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Computer Crimes

NCJ Number
American Criminal Law Review Volume: 41 Issue: 2 Dated: Spring 2004 Pages: 313-367
Arthur J. Carter IV; Audrey Perry
Date Published
54 pages
This article discusses Federal, State, and international developments in computer-related criminal law.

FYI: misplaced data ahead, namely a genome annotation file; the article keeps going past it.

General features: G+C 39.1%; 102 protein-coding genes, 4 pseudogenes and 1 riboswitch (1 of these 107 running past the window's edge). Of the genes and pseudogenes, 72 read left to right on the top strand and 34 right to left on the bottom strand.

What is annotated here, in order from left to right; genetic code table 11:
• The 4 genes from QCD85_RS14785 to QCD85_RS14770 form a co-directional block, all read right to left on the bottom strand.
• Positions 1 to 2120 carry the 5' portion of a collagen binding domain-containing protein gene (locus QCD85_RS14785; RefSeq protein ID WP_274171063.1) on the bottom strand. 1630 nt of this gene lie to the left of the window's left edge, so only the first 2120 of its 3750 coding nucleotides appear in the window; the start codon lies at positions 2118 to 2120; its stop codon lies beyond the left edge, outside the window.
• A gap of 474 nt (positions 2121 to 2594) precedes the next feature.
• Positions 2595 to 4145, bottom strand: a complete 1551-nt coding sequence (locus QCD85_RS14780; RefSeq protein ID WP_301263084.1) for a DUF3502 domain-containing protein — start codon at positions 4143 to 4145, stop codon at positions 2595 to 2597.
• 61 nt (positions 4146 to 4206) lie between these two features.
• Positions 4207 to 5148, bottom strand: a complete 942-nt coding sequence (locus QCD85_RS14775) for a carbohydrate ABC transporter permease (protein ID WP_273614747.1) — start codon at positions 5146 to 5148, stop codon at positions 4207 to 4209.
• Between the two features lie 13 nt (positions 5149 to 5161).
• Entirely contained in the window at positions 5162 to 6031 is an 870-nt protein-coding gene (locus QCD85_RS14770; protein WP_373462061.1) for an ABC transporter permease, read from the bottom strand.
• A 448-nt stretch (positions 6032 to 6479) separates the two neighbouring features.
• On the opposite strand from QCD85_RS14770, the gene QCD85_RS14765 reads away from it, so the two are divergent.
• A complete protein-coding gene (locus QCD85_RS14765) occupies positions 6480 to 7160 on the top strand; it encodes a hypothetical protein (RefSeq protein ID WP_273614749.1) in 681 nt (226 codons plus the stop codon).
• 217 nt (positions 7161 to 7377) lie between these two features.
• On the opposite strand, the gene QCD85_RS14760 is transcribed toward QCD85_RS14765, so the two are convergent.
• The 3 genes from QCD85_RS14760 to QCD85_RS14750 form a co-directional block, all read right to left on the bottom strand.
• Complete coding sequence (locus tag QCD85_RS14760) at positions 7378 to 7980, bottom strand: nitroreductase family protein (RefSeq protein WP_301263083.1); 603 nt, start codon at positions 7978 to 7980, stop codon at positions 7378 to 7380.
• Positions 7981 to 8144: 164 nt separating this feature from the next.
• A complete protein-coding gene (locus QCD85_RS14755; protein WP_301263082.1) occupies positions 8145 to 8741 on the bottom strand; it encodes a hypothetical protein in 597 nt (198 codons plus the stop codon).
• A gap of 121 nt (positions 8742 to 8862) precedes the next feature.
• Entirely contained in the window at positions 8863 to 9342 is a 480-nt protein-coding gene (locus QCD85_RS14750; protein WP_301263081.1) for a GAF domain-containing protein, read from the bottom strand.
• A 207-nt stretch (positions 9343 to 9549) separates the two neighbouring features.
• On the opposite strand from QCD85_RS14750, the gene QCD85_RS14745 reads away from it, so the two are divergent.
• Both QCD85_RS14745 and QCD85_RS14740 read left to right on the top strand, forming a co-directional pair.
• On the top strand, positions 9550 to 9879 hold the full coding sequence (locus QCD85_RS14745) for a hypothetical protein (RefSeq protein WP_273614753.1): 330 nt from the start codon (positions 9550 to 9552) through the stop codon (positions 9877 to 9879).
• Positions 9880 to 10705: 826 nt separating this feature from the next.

The opening section first defines computer crime according to the U.S. Justice Department as "any violations of criminal law that involve a knowledge of computer technology for their perpetration, investigation, or prosecution." The Department of Justice specifies three categories of computer-related offenses according to the computer's role in the crime; first, a computer may be the "object" of a crime (theft of computer hardware or software); second, a computer may be the "subject" of a crime (computer "viruses," "worms," and other attacks that disable and damage the functioning and content of the computer); and third, a computer may be an "instrument" used to commit traditional crimes. A discussion of Federal legislative approaches to computer crime first explains the offenses, jurisdiction, defenses, and sentencing under the National Information Infrastructure Protection Act of 1996. This is followed by a review of other Federal statutes that pertain to computer crime; namely, copyright statutes, the National Stolen Property Act, mail and wire fraud statutes, the Electronic Communications Privacy Act, and child pornography statutes. Federal enforcement strategies, constitutional issues, and statutory issues related to computer crime are also addressed. The section on State approaches to computer crime presents an overview of State criminal codes and then discusses issues of jurisdiction and enforcement. A discussion of international approaches to computer crime considers Internet-related regulation and international convergence and cooperation. 385 footnotes